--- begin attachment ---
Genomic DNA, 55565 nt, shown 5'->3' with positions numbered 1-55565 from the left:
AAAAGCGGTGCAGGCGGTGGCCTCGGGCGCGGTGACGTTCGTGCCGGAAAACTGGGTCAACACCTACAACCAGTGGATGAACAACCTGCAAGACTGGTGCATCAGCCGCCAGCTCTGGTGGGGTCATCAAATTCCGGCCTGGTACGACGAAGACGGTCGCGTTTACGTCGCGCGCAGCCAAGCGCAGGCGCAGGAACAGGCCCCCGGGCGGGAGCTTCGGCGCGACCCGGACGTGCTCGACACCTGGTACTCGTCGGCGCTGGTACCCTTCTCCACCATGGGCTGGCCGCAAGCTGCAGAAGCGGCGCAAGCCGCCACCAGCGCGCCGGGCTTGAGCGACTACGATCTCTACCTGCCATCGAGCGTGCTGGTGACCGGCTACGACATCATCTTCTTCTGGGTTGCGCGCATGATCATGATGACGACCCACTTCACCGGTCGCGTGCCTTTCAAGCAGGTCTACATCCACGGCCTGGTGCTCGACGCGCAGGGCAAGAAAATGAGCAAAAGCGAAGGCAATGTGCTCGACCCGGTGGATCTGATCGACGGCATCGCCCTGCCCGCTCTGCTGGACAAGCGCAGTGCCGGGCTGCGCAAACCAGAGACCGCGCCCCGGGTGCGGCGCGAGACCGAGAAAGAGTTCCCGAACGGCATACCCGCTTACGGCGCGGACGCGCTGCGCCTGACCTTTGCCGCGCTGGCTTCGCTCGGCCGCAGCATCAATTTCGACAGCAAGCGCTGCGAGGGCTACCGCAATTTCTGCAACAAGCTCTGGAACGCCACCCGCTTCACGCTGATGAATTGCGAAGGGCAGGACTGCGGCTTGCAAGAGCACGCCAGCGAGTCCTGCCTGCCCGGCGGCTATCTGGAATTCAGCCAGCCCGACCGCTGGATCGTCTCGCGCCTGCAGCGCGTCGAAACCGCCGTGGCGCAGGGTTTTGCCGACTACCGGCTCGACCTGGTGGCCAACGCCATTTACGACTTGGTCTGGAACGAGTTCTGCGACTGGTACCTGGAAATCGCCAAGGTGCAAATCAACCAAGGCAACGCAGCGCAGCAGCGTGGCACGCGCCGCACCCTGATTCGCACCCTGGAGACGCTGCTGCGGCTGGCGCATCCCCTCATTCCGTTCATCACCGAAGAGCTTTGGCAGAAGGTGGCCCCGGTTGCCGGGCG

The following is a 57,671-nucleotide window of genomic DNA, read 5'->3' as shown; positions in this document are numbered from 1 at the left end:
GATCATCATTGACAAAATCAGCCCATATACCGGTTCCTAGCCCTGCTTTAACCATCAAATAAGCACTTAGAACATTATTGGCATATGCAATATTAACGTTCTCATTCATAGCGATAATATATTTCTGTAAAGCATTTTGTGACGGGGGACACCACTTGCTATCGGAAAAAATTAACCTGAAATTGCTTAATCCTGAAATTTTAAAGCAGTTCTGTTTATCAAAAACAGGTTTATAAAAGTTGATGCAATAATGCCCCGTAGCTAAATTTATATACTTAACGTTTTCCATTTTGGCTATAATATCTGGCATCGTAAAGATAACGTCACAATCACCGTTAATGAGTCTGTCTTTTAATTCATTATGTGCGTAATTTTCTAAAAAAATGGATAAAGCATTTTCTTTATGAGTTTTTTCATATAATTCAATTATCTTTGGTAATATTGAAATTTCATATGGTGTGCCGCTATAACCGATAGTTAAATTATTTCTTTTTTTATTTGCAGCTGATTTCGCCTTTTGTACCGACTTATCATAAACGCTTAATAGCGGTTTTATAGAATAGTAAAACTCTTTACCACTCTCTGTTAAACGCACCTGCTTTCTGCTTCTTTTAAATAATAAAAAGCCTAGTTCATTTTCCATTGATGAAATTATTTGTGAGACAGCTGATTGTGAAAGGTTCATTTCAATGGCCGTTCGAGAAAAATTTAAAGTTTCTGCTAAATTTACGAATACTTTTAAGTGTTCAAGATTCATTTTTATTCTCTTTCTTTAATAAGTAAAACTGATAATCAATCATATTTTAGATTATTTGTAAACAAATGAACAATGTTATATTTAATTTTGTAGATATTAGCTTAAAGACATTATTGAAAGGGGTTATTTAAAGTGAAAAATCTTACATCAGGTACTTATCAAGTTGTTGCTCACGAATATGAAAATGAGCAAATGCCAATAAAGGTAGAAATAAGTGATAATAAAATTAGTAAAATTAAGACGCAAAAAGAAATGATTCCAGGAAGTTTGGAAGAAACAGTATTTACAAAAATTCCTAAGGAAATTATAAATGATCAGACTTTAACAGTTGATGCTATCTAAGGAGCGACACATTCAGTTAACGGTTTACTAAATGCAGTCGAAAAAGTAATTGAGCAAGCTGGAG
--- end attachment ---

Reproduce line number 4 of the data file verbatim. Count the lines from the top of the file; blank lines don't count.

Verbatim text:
GATCATCATTGACAAAATCAGCCCATATACCGGTTCCTAGCCCTGCTTTAACCATCAAATAAGCACTTAGAACATTATTGGCATATGCAATATTAACGTTCTCATTCATAGCGATAATATATTTCTGTAAAGCATTTTGTGACGGGGGACACCACTTGCTATCGGAAAAAATTAACCTGAAATTGCTTAATCCTGAAATTTTAAAGCAGTTCTGTTTATCAAAAACAGGTTTATAAAAGTTGATGCAATAATGCCCCGTAGCTAAATTTATATACTTAACGTTTTCCATTTTGGCTATAATATCTGGCATCGTAAAGATAACGTCACAATCACCGTTAATGAGTCTGTCTTTTAATTCATTATGTGCGTAATTTTCTAAAAAAATGGATAAAGCATTTTCTTTATGAGTTTTTTCATATAATTCAATTATCTTTGGTAATATTGAAATTTCATATGGTGTGCCGCTATAACCGATAGTTAAATTATTTCTTTTTTTATTTGCAGCTGATTTCGCCTTTTGTACCGACTTATCATAAACGCTTAATAGCGGTTTTATAGAATAGTAAAACTCTTTACCACTCTCTGTTAAACGCACCTGCTTTCTGCTTCTTTTAAATAATAAAAAGCCTAGTTCATTTTCCATTGATGAAATTATTTGTGAGACAGCTGATTGTGAAAGGTTCATTTCAATGGCCGTTCGAGAAAAATTTAAAGTTTCTGCTAAATTTACGAATACTTTTAAGTGTTCAAGATTCATTTTTATTCTCTTTCTTTAATAAGTAAAACTGATAATCAATCATATTTTAGATTATTTGTAAACAAATGAACAATGTTATATTTAATTTTGTAGATATTAGCTTAAAGACATTATTGAAAGGGGTTATTTAAAGTGAAAAATCTTACATCAGGTACTTATCAAGTTGTTGCTCACGAATATGAAAATGAGCAAATGCCAATAAAGGTAGAAATAAGTGATAATAAAATTAGTAAAATTAAGACGCAAAAAGAAATGATTCCAGGAAGTTTGGAAGAAACAGTATTTACAAAAATTCCTAAGGAAATTATAAATGATCAGACTTTAACAGTTGATGCTATCTAAGGAGCGACACATTCAGTTAACGGTTTACTAAATGCAGTCGAAAAAGTAATTGAGCAAGCTGGAG